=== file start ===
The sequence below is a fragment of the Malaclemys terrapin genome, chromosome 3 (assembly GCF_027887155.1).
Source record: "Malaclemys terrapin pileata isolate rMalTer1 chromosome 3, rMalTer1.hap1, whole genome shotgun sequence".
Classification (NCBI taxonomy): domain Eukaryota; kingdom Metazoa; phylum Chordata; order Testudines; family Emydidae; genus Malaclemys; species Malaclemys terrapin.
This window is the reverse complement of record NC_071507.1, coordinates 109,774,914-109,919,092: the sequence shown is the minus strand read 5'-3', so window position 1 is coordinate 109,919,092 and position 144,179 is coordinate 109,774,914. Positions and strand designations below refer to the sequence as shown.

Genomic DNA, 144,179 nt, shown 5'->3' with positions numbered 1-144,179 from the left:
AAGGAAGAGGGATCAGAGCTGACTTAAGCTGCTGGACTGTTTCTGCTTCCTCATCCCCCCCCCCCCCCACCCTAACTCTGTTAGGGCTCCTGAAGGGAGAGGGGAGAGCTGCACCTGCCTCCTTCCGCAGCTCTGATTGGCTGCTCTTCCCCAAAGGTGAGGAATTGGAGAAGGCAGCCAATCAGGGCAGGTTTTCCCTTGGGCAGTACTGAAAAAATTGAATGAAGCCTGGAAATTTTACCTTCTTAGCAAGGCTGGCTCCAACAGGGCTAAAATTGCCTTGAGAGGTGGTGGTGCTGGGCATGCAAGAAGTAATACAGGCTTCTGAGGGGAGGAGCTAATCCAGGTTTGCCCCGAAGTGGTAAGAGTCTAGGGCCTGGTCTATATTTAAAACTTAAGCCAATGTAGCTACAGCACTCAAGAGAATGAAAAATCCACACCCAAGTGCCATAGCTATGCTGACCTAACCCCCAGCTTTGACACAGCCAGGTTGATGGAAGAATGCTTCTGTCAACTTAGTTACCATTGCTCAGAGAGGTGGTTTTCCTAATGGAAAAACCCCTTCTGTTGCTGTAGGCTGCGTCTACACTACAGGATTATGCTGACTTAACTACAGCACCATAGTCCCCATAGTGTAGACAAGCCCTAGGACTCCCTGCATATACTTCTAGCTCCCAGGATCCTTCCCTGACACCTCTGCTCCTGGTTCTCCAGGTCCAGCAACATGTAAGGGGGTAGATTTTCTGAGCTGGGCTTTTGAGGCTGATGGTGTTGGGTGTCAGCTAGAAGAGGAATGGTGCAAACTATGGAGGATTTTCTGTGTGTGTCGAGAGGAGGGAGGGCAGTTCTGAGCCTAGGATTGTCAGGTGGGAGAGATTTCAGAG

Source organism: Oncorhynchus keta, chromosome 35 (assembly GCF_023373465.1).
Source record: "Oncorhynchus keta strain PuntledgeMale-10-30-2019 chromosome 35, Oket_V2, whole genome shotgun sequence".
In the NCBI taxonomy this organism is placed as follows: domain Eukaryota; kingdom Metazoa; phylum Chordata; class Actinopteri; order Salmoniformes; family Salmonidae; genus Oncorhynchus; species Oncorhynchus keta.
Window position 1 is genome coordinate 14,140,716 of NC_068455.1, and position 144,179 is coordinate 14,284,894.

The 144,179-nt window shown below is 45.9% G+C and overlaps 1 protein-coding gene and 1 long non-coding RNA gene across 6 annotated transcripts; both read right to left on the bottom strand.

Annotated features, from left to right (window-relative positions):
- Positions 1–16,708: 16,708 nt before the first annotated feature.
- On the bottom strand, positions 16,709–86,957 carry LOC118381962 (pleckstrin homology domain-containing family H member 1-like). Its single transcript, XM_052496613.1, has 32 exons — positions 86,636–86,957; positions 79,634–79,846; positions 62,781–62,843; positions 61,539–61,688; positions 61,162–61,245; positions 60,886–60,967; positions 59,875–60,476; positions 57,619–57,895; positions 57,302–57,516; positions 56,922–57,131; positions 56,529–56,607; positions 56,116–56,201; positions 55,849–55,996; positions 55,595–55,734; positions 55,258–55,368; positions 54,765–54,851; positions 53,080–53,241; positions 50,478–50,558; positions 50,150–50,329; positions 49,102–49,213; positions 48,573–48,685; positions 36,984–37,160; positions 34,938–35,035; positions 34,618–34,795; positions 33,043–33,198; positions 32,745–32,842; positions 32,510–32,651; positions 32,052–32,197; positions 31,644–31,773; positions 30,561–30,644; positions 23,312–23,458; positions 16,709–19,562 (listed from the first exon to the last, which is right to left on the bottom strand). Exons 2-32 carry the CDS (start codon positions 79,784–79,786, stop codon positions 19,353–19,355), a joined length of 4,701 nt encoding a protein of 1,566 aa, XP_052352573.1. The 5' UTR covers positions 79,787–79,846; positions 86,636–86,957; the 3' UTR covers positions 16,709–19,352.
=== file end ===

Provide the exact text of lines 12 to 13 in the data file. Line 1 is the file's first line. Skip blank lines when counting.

Annotated features, from left to right (window-relative positions):
- Positions 1–16,708: 16,708 nt before the first annotated feature.